These are images of some of the dozen puppets and various set elements for an ongoing, work-in-progress Red Weather. Most of these are photographs of the installation/ tableau I created at Real Art Ways for my show Metanoia, October 2015 - January 2016.
Red Weather is an in-process experimental video project that employs ceramics, fibers, paper-making processes, natural materials/ earthworks, found footage, puppetry, language, performance, and animation to explore the effects of climate change, pollution, and mass extinction on the present “social imaginary” of nature. I use these art/ craft processes to fabricate new elements to animate, and I also generate new ideas for animation from within these primordial material processes. As I make this project I perform and document actions that connect me to lineages of practices and practitioners rooted in deeply exploring the human relationship with the natural world: survivalists, naturalists, environmentalists, contemplatives, artists. I explore these lineages particularly focusing on the spiritual practice of solitary immersion in nature in order to gain insight, in light of our current ecological crises. I wish to make this work as a way of reckoning with the scope of the alienation, losses and challenges, and to illuminate the struggle for environmental justice, and the insights that can be gained by consciously, imaginatively, and collectively confronting problems. I'm currently researching historical and contemporary texts from contemplative and artistic traditions focused on nature-immersion, as well as from science and nature writing and various aspects of the environmental movement.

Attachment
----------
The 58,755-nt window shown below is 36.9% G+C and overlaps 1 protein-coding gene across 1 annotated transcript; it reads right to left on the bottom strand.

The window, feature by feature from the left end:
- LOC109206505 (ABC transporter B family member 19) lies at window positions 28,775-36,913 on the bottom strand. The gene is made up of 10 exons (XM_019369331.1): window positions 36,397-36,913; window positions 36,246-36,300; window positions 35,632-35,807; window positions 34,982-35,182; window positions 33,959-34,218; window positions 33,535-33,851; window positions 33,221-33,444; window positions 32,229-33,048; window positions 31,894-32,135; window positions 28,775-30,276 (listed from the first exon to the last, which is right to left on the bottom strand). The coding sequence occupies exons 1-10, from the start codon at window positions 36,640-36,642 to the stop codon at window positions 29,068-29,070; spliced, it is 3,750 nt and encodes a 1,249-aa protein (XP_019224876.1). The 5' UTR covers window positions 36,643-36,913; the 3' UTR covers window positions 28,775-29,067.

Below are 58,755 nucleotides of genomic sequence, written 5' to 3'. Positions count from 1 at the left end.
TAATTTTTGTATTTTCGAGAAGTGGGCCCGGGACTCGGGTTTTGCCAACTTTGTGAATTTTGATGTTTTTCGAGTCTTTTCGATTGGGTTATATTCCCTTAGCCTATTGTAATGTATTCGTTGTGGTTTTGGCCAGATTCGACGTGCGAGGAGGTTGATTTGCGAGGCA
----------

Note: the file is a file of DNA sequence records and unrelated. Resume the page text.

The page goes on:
I initially used the color red as a metaphor to embody heat and increased thermal energy. I was also secondarily referencing the energies of the peaceful (White Tara) and wrathful (red, Vajrayogini) deities of the Tantric (Vajrayana) Buddhist tradition in which I’ve been studying and practicing since 2007…. Imagining how my protagonist might draw upon and come to embody these polar energies in confronting the content described above. Additionally, I had also planned to make and animate/film “green” and “blue” iterations of this scenario and play with overlapping the three video projections to create an RGB color-light interplay. However, since my intense investigation of indigenous oppression began in 2016 when I was awakened by the events at Standing Rock, I note that this color always carries social and political implications when applied to bodies and recognize that I am dangerously treading a line, employing a highly racialized signifier. The body color of the oppressor is the racialized “white.” Redface has been used by whites to appropriate and mock native culture. In making this project whole, when and if I am to work on it again, I must address the ongoing existence, oppression, resistance, and resurgence of the “red race.” Indigneous peoples carry ways of knowing integrated with the natural world, as relatives, not conceptualized as separate from nature or in control of nature. In these ways of knowing are many solutions to systemic problems and imbalances created by the white race. Thus, when imaging and animating figures that are white and red and a spectrum of shades in-between I am necessarily engaging in questions of racialized oppression - the historical and ongoing genocide, assimilation, and appropriation of native people - that can not be separated from the above-stated problem of global climate change caused by the colonial-imperialist, industrial-capitalist culture - colored “white.” It might not be feasible for me to complete this project if revealed through inquiry and conversation with indigenous thinkers that the use of a red body signifier, even if employed in a critical exploration of environmental racism, is too problematic and reinforces racism against indigenous people when created by a white artist. Do representations of racial violence necessarily reinforce racial violence, or can they be used successfully by white artists to confront and challenge such violence? Intent and impact do not always coincide, and if the impact is harmful, the approach should be abandoned. If this proves to be the case, this work can be understood - in part - as a tableau of my internalized racism as a white settler, in the process of being recognized, challenged, and creatively confronted.